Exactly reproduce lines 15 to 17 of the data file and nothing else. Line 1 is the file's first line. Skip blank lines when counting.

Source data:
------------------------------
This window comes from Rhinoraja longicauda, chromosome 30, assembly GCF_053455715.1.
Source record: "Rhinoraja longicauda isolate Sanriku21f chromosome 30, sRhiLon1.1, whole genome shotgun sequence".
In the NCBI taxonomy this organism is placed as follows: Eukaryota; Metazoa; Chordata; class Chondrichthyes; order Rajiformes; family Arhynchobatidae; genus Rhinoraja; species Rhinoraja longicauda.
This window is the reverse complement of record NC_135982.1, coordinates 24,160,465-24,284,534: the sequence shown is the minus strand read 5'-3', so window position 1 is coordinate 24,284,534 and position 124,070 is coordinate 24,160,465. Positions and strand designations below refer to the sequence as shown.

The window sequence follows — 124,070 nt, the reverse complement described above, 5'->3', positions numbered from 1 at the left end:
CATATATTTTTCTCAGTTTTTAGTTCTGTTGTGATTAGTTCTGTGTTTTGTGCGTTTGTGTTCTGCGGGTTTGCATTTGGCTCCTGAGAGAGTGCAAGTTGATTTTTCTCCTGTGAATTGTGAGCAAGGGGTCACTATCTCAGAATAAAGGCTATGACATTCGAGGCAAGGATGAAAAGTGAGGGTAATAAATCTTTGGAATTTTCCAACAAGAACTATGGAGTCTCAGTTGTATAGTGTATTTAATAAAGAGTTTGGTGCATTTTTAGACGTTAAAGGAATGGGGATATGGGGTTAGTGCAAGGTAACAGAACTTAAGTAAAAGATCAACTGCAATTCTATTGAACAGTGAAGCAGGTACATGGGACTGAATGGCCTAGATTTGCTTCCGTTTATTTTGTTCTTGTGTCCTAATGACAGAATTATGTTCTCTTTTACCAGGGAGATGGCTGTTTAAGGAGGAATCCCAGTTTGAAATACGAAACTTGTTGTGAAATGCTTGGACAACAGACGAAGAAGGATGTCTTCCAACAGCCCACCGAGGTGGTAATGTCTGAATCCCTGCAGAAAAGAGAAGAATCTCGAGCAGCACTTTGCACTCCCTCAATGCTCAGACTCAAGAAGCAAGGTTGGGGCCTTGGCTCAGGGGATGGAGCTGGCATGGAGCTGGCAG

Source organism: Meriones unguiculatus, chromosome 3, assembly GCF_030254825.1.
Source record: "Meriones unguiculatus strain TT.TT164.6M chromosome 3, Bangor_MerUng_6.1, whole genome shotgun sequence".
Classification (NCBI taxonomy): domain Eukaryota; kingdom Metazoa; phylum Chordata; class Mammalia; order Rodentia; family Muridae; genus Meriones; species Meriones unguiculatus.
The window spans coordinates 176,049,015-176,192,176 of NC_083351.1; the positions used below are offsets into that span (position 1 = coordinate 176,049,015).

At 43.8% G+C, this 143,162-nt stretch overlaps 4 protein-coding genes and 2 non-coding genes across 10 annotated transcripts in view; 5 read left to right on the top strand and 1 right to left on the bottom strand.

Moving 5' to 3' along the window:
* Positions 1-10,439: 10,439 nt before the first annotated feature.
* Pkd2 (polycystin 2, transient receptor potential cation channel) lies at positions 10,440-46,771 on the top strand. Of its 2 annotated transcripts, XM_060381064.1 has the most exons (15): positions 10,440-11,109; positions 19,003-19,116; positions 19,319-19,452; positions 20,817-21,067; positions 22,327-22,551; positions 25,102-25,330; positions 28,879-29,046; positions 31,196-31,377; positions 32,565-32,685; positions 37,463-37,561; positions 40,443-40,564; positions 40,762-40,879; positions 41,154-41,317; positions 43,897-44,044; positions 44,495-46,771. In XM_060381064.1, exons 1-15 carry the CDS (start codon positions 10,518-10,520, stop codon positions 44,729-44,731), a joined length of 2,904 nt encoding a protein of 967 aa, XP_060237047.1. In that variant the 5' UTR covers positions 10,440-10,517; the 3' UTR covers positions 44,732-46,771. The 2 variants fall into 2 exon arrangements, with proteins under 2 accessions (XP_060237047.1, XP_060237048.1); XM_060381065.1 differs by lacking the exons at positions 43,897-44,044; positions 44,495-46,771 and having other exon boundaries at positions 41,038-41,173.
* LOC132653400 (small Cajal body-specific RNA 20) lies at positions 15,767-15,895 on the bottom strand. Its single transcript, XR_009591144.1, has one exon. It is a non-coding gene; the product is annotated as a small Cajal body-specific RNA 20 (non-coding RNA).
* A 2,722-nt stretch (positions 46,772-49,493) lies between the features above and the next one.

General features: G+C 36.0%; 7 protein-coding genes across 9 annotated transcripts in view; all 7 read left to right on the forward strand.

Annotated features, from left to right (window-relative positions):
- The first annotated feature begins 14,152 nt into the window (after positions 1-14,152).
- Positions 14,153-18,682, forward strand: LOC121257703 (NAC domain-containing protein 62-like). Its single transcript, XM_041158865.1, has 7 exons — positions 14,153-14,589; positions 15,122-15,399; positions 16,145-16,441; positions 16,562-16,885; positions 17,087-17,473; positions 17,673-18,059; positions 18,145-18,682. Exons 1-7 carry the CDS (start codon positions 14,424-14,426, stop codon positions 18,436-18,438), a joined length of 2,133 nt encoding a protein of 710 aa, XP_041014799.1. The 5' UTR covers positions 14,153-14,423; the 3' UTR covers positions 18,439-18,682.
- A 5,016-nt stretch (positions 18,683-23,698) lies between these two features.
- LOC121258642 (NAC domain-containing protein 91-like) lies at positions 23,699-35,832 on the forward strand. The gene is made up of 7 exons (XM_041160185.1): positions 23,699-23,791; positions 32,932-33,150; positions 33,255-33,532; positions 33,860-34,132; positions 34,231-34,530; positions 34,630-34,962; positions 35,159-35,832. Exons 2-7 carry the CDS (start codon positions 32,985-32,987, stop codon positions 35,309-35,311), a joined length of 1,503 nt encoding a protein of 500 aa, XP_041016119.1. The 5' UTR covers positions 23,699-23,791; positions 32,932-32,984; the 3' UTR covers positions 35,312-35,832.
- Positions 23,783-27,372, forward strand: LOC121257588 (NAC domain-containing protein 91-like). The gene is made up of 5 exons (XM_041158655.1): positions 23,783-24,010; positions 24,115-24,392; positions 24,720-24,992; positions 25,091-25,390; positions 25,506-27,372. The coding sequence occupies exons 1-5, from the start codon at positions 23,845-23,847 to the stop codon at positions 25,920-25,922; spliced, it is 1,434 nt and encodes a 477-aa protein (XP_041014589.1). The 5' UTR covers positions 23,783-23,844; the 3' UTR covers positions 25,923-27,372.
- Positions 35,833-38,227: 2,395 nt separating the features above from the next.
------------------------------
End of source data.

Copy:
* LOC132653400 (small Cajal body-specific RNA 20) lies at positions 15,767-15,895 on the bottom strand. Its single transcript, XR_009591144.1, has one exon. It is a non-coding gene; the product is annotated as a small Cajal body-specific RNA 20 (non-coding RNA).
* A 2,722-nt stretch (positions 46,772-49,493) lies between the features above and the next one.

General features: G+C 36.0%; 7 protein-coding genes across 9 annotated transcripts in view; all 7 read left to right on the forward strand.